A simple check online, or post here would have diminished your disappointment with Cedar Point. Also, you should shift your anger and frustration from the park to the manufacturers who design the restraints on thrill rides. Millennium Force and Top Thrill Dragster are notorious for weeding out guests with larger hips and legs because of their super short seat belts. The Intamin train design on their giga and strata-coasters has been an issue since they debuted, and unfortunately, aside from buying new trains, there's little that can be done here. Your note about the TTD test seat is a bit misleading. In reality, I would not recommend anyone to get in a line for a coaster (particularly a line that extends longer than 15 minutes - the TTD line can often be over 2 hours on a busy day) if you can not fit in the test seat, or if the team member doesn't direct you to queue for a specific row for a specific seat. The belts on the Intamin trains are not all exactly the same length (there's evidence to suggest that it can be as much as plus or minus an inch), but if you're standing in line for a row, and you cannot buckle the belt you are sitting in, you're not going to be allowed to ride. Also, some belts have been stretched more than others over time (temperature can also affect the amount of play in the belts), so you may have a bit more slack in one seat over another, but again there's no guarantee that the seat you've chosen will have one of these stretched out belts (there are two load platforms on TTD and they frequently cycle 5 trains, so it would take some serious planning to align yourself with a specific train in the limited time you're standing on the load platform). The issue with the Intamin seat belts is not isolated to Cedar Point. Superman Ride of Steel at Six Flags America and Six Flags New England have the same problem. Fortunately, Intamin solved the problem with their second generation trains that now all have OTSRs, and can accommodate almost any sized rider.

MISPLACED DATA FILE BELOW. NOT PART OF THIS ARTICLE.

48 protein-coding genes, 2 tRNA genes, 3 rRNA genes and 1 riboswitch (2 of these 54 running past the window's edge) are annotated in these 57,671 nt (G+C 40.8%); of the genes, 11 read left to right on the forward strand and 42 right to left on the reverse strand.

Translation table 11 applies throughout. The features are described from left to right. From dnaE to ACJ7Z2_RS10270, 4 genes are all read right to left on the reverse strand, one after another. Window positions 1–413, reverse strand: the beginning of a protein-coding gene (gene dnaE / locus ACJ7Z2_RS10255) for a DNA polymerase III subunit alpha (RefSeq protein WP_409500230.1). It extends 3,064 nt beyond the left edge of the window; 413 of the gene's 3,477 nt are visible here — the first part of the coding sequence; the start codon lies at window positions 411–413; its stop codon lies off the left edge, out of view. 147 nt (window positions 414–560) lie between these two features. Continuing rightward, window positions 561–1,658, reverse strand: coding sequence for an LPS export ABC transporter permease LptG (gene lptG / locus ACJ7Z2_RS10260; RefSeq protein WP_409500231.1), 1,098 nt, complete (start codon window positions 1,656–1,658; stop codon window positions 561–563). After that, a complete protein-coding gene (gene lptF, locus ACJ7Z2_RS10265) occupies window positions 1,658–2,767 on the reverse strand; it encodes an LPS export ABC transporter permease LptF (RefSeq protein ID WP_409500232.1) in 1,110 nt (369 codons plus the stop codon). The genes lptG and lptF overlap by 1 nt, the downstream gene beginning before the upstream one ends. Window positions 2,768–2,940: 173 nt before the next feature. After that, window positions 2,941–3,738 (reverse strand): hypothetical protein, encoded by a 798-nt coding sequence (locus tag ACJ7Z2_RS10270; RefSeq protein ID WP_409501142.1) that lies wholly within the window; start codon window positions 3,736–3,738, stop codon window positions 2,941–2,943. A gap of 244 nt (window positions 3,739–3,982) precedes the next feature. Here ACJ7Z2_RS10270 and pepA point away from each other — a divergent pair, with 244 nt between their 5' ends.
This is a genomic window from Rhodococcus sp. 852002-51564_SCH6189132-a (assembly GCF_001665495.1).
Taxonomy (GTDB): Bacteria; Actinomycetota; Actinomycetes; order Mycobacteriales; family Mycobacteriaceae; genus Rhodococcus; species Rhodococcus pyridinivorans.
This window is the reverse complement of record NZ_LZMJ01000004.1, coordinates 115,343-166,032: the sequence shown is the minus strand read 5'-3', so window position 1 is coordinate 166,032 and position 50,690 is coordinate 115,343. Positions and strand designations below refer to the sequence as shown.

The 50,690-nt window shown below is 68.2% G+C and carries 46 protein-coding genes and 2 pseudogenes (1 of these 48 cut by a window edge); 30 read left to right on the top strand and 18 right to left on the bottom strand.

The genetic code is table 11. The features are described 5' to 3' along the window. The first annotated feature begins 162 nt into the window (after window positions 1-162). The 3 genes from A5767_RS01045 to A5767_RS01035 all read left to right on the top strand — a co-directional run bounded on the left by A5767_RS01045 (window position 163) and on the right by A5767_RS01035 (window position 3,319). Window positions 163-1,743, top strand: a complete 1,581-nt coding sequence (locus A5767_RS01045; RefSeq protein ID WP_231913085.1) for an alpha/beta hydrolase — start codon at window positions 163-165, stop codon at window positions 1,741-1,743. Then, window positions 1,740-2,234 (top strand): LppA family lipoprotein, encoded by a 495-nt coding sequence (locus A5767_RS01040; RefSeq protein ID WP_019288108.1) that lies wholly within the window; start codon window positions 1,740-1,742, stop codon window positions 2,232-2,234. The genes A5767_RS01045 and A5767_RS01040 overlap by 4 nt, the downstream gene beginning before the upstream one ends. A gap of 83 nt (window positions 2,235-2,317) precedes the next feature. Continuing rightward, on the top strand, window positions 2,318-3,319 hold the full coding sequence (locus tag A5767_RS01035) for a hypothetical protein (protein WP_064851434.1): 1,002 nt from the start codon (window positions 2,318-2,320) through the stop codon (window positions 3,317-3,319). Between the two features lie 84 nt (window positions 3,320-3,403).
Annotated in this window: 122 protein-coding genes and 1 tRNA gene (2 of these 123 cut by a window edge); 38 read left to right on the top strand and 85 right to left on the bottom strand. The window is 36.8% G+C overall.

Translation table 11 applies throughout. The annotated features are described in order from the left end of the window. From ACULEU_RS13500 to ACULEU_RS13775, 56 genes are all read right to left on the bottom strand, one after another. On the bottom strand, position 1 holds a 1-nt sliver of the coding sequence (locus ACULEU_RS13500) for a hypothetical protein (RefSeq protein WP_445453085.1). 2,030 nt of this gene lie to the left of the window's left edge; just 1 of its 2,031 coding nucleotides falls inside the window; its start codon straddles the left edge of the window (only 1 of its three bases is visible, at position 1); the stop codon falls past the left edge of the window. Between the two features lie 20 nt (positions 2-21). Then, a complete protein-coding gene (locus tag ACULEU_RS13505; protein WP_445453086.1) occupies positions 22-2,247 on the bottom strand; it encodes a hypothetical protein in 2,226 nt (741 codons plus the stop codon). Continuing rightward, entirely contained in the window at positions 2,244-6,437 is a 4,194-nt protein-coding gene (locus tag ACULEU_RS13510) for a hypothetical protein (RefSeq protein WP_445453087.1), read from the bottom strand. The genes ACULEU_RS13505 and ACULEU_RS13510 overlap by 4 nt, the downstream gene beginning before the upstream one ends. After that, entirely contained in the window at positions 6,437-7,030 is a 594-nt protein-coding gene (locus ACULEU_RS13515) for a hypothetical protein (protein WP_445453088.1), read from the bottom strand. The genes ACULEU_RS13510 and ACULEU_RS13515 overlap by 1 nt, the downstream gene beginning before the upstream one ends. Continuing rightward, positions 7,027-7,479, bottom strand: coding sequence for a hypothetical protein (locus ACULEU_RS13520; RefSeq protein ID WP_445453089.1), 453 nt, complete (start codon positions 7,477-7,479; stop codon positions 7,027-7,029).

Which leads me to Maverick...I'm not sure who you saw getting turned away from Maverick, but those seats can accommodate just about anyone who's not over 6'8". Only riders with particularly large midsections cannot get the belt latched. These restraints are pretty widespread now, and can be found on Intimidator 305, Kingda Ka, Storm Runner, and others. Given your body dimensions you provided, you should have had no problem riding Maverick, and should have fit fine in the test seat.

As far as the woodies (Blue Streak and Mean Streak), this is again a known issue that's not isolated to Cedar Point. Any woodie that uses PTC (Philadelphia Toboggan Coaster) trains will have those dividers between the seats, meaning those with wider hips are going to get squeezed. There are very few woodies in America that don't have some divider between the seats now, so that's just a fact of life if you want to ride wooden coasters (RMC is slowly changing that with their train designs). The Beast at Kings Island is the same way.